Obama again takes heat over Pakistan comment
Barack Obama, the new kid on the block, received another scolding tonight from his elders in the Democratic presidential race over his willingness to publicly discuss specific actions he might take to fight terrorism. And as the dispute played out at a candidate debate in Chicago, it's increasingly evident that this looms as a potentially defining issue for the first-term senator from Illinois--it could stick him with an "inexperienced" label that will be hard to shake, or serve his purposes of offering himself as a clear-cut, fresh alternative.
The matter at hand was Obama's assertion last week that if intelligence information merited it, he would have the U.S. "act" against terrorists in Pakistan if that country's leader failed to do so. Several of his rivals, as they have previously, wanted to focus on the appropriateness of Obama even broaching the topic.
Hillary Clinton summed up the basic criticism that she, Chris Dodd and Joe Biden have been directing at Obama. "I do not believe that people running for president should engage in hypotheticals," she said. "You should not always say everything you think if you're running for president, because it can have consequences across the world."
Dodd chimed in, saying, "It was a mistake in my view to suggest somehow that going in unilaterally ... into Pakistan, was somehow in our interest. That, I think, is dangerous."
Obama initially fumbled his response, saying, "I did not say that we would immediately go in
unilaterally" (it's hard not to interpret what he said last week as anything other than exactly that). But then he came up with a crowd pleaser in responding to Clinton's call for discretion, saying, "We're debating the most important foreign policy issues that we face, and the American people have the right to know."
The line won him...
...a burst of applause from the forum's large union crowd (the debate was sponsored by the AFL-CIO).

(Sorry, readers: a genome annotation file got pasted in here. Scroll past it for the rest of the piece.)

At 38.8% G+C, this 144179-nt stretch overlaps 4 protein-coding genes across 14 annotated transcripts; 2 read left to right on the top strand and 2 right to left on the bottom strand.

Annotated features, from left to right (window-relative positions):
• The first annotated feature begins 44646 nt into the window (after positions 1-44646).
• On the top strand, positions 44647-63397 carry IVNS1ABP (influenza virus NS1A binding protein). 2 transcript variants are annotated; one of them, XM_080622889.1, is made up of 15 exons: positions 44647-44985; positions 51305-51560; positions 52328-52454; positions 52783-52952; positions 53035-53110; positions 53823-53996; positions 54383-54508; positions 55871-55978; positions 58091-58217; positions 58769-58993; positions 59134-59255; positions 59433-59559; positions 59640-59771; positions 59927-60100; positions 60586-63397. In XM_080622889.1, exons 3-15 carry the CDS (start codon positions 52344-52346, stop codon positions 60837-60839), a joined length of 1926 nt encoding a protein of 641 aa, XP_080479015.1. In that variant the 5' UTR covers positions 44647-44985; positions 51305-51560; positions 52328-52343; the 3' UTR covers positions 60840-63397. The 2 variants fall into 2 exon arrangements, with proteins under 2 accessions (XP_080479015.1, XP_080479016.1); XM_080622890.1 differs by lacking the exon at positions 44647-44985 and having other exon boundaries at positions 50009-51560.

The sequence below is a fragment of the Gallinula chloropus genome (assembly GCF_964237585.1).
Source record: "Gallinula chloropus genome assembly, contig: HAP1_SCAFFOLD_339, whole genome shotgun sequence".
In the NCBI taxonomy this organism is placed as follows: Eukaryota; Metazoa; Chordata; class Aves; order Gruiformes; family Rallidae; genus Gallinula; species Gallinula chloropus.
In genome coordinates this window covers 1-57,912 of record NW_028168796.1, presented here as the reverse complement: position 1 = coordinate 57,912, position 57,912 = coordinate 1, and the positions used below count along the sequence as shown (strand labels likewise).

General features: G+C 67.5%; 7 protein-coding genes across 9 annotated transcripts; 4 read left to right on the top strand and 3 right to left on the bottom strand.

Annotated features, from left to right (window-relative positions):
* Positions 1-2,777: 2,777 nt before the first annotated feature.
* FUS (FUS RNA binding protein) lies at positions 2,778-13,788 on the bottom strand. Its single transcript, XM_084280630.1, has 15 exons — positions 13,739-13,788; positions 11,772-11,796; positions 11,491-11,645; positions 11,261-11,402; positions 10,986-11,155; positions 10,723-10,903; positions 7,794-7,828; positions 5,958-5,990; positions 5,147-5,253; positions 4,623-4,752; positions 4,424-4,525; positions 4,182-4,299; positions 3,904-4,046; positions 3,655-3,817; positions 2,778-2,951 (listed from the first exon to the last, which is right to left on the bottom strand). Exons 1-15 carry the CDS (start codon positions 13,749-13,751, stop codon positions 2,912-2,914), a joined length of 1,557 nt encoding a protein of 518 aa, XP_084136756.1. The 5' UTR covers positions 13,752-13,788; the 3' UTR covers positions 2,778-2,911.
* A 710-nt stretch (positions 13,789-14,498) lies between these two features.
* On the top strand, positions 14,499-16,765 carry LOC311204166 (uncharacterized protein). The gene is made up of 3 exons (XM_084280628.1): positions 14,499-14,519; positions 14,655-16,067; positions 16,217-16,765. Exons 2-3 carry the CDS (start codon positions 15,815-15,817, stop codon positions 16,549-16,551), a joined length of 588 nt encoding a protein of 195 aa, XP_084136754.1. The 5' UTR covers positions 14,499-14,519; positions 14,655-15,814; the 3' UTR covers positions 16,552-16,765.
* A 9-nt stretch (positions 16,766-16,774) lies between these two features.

Obama also had been ready a few minutes earlier, when the Pakistan matter first came up. He provided a sound bite that in one fell swoop reminded astute listeners that Clinton, Dodd, Biden and another of the presidential contenders, John Edwards, all voted as U.S. senators in 2002 to authorize the Iraq war (Obama, a state lawmaker in Illinois at the time, had criticized the push to attack the country).
“I find it amusing," Obama said, "that those who voted to authorize and engineer the biggest foreign policy disaster in our generation are now criticizing me.”
We must confess that we found it amusing later in the debate when Obama, in parrying a truly trick--and irrelevant--question from sports-reporter-turned-news-commentator Keith Olbermann, decided to take Clinton's advice about not always tipping his hand.
Olbermann asked if Obama, as president, would honor Barry Bonds with a White House ceremony recognizing the home run record the slugger is on the cusp of setting. Some in the crowd moaned; Obama noted that, going into the game in San Francisco tonight, Bonds "has still got to hit one more, and it has been taking a while."
Olbermann pressed, but Obama was not about to either embrace or reject the player whose pursuit of the record has been shadowed by steroid allegations. "He hasn't done it yet, so we will answer the question when it comes."
In this case, the deft non-response seemed called for.
[UPDATE: Obama barely dodged the issue. His response came just a couple of hours before Bonds broke the record with his 756th home run.]
Clinton also was a frequent target in the debate; a full report by The Times' Peter Nicholas can be found here on The Times website and in Wednesday's print editions. A video version is available here. And a Paul Brownfield review is available here in the Show Tracker blog.
-- Don Frederick